Pickled Watermelon Rind スイカの漬物 • Just One Cookbook


Don‘t throw away your watermelon rinds! With a few condiments, you can turn them into incredibly delicious Pickled Watermelon Rinds. I use Japanese seasonings and a simple pickling method to make these sweet and crunchy pickles. They are perfect as a dinner side dish or cocktail hour snack.

A round glass bowl containing Pickled Watermelon Rind.

One of the fun recipe experiments I did recently was to turn watermelon rind into pickles. Yes, the white part right underneath the green skin of the watermelon. Once pickled, they are sweet, crunchy, and very addicting. My whole family is blown away by how amazing Pickled Watermelon Rind (スイカの漬物) tastes. And now we feel like we are enjoying the entire watermelon without waste.

Is Watermelon Rind Edible?

Everyone in my family is crazy about watermelon. They would devour the fruit regardless of the flavors, but I, on the other hand, only like my watermelon when it’s really sweet, like pure sugar. I will only eat the red flesh and not touch any part that is 1/2 inch closer to the rind. Call me spoiled!

So when a few Just One Cookbook readers reached out to me this summer and asked about the Pickled Watermelon Rind recipe, I was intrigued. Who would eat the rind?! But they’ve got my attention. I had to check it out myself and discovered some whole new ways of eating watermelon rind.

These watermelon rind pickles turned out to be one of the most delicious things. I am still shocked that I had missed out on such a delightful dish for 4 decades of my life! It also has taught me to appreciate some of the lesser-appreciated parts of fruits and vegetables.

Benefits of Watermelon (Rind and All)

Watermelon is great for hydration since it is 90 percent water, which makes it low in calories; only 49 calories per cup. Combined with the amount of fiber it has, the fruit is a great snack when you don’t have much appetite during the hot and humid summer months.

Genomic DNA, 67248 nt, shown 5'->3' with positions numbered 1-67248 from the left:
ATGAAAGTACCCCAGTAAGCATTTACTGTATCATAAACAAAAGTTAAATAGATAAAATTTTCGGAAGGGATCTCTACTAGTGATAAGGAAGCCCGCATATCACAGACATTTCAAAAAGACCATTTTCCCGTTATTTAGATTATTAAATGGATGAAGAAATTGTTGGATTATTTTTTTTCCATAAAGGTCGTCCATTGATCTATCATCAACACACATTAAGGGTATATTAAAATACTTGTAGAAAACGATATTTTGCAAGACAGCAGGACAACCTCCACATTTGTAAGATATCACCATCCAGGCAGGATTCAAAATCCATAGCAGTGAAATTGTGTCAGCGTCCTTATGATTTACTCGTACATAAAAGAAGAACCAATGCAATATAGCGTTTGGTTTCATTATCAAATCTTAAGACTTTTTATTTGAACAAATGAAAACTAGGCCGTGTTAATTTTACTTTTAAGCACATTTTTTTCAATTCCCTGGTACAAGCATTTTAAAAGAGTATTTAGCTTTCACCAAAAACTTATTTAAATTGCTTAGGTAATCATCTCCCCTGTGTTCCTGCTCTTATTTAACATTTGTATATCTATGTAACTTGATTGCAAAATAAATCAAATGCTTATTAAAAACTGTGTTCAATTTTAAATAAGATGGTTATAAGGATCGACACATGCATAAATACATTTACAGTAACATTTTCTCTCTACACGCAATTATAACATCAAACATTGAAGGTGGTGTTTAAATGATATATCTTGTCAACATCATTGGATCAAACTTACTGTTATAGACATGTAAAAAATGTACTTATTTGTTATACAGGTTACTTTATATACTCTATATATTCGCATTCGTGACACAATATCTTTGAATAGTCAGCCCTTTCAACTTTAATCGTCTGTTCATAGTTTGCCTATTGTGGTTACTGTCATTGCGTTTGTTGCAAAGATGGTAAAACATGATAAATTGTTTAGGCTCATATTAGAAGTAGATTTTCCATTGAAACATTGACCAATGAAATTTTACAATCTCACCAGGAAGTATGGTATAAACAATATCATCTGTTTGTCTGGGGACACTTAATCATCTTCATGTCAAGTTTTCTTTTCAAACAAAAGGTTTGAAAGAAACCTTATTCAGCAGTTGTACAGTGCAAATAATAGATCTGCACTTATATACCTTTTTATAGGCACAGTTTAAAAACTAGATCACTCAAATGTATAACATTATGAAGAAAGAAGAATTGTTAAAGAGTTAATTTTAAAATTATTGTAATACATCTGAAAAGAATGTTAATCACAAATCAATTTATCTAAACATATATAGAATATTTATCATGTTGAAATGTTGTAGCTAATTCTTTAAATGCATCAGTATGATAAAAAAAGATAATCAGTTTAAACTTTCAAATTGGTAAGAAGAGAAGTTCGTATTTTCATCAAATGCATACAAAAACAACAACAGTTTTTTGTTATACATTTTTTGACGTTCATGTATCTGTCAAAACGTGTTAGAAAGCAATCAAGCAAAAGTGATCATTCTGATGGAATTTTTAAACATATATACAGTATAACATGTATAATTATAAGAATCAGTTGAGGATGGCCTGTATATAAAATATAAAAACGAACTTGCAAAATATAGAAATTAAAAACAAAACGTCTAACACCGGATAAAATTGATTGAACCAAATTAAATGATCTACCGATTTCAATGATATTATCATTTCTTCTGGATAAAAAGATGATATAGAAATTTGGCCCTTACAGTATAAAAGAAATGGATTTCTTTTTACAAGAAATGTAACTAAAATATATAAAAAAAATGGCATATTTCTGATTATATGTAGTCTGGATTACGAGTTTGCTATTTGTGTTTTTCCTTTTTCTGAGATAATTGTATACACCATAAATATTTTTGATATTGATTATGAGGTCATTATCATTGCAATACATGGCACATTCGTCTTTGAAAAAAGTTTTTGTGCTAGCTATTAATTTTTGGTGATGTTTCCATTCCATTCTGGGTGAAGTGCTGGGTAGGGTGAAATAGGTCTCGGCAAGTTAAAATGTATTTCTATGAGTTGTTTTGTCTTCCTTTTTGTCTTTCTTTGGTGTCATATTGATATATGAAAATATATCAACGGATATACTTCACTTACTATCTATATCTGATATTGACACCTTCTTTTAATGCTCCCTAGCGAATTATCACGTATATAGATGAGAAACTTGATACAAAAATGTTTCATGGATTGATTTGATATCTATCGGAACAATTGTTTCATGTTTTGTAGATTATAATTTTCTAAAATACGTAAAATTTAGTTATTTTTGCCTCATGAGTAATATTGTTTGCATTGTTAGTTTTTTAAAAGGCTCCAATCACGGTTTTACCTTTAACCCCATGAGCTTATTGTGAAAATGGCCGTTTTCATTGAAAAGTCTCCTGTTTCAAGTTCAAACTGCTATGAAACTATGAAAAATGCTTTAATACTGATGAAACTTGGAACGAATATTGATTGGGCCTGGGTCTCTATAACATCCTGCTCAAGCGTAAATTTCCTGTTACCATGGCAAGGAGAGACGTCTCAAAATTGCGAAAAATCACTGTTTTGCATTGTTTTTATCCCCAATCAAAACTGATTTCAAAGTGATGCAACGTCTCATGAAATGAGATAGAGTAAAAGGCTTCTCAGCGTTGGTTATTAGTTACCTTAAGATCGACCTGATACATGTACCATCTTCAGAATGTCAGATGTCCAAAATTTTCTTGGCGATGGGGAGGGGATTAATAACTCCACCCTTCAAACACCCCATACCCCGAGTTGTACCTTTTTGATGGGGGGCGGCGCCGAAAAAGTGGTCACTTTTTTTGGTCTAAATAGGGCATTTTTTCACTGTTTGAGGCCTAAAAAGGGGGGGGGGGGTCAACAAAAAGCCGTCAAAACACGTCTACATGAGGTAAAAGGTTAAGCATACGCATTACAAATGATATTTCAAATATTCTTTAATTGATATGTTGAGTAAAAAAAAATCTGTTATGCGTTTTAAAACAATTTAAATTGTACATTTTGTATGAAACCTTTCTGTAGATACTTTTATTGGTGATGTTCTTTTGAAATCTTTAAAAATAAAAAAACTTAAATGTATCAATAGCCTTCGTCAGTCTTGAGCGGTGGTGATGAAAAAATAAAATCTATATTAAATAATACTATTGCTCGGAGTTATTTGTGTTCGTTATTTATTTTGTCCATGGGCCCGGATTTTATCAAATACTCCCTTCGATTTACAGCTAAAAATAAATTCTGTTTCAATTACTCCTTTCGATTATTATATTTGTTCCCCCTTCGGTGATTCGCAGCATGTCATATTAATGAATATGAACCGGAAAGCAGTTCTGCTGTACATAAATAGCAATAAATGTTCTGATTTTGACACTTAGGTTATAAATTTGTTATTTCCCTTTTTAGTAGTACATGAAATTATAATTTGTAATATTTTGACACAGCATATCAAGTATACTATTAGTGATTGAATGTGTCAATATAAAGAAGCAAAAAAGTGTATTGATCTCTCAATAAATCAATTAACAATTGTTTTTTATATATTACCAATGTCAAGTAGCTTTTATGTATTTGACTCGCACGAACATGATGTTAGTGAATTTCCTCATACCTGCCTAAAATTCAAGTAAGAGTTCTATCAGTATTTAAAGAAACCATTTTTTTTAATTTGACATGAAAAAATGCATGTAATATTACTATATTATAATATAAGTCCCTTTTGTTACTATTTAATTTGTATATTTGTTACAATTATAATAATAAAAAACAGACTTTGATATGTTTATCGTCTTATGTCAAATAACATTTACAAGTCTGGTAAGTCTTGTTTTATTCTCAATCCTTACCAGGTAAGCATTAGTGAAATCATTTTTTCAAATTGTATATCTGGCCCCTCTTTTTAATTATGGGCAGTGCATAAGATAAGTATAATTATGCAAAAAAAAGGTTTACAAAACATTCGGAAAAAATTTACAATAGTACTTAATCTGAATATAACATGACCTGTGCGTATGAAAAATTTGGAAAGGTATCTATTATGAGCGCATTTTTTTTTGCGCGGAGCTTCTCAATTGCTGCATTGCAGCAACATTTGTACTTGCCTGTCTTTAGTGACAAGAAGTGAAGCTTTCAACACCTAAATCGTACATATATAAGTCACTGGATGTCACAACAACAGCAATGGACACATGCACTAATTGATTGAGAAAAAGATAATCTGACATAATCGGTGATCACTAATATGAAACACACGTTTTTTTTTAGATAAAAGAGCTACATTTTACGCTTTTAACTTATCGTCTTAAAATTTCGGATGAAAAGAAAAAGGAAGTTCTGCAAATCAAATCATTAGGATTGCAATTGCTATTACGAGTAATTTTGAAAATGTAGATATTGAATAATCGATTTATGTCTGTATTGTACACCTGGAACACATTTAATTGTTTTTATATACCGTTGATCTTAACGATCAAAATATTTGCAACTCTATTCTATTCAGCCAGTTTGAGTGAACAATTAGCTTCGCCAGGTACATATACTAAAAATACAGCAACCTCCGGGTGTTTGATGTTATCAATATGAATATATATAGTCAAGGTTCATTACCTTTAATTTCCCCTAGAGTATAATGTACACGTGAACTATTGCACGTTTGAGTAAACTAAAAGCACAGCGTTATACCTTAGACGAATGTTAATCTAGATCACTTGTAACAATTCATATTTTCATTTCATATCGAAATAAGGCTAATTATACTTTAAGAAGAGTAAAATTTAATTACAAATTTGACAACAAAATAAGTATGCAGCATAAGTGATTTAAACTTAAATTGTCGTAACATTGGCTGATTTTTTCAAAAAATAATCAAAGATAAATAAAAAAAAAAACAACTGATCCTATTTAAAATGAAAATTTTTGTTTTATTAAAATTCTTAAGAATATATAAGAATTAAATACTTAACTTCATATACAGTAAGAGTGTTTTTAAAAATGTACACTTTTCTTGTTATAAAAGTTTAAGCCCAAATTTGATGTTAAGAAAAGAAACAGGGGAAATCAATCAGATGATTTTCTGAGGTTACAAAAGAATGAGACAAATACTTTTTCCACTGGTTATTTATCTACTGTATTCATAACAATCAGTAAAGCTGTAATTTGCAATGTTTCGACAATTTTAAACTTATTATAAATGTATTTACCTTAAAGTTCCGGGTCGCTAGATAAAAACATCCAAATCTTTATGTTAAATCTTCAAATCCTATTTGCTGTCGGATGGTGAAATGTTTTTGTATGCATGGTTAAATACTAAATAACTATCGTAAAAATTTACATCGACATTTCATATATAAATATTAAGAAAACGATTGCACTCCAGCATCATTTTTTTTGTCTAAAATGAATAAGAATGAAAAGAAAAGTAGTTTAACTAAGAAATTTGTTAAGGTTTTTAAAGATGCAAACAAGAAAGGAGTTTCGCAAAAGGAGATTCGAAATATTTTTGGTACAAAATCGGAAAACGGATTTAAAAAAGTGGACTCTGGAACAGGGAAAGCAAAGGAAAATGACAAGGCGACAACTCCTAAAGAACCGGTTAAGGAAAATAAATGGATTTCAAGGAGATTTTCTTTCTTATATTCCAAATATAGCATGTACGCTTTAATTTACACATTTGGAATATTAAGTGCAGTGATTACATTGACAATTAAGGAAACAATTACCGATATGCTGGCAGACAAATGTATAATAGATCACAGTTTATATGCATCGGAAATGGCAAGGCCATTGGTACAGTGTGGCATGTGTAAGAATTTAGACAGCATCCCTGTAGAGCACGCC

Did you know watermelon, rind and all, helps reduce blood pressure? Another benefit of watermelon is that it’s a rich source of fiber, which aids in digestion. It fills up your tummy and reduces the risk of developing diseases of the colon.

In short, watermelon including rind is good for you, and you save some compost/garbage space by enjoying the delicious watermelon rind.

A round glass bowl containing Pickled Watermelon Rind.

How to Make Pickled Watermelon Rind

The Ingredients You’ll Need

I’ve tried a few variations for the pickling solutions, but I’m sharing what my family enjoyed most. It only requires:

  • Rice vinegar
  • Sugar
  • Soy sauce
  • Sesame oil
  • Sesame seeds

Unlike the typical American method where you include spices and stronger-flavored vinegar, this pickled watermelon rind recipe is ridiculously simple. Bonus: You don’t need to boil the brine, so it is quick and fast.

Feel free to play around with the ratio so you don’t get bored with the same flavor. Even just rice vinegar and sugar make delicious pickles.

The Cooking Steps

  1. Cut the rind into the same size and shape.
  2. Pickle/marinate in the seasonings overnight.
  3. Enjoy!

I learned that pickled watermelon rind is also popular in the Southern region of the US. However, it is quite different in terms of how we would make the pickles in Japan. The Japanese version uses a simple method and relies on just a few basic seasonings for the pickling marinade. If you’ve been making pickled watermelon rind for a long time, I hope you give this one a try too!

A round glass bowl containing Pickled Watermelon Rind.

3 Important Cooking Tips

1. Include small parts of the red flesh.

When you serve the watermelon for eating, keep some red parts attached to the rind. They add really nice natural sweetness to the pickles!

2. Cut the rind into a similar size and shape.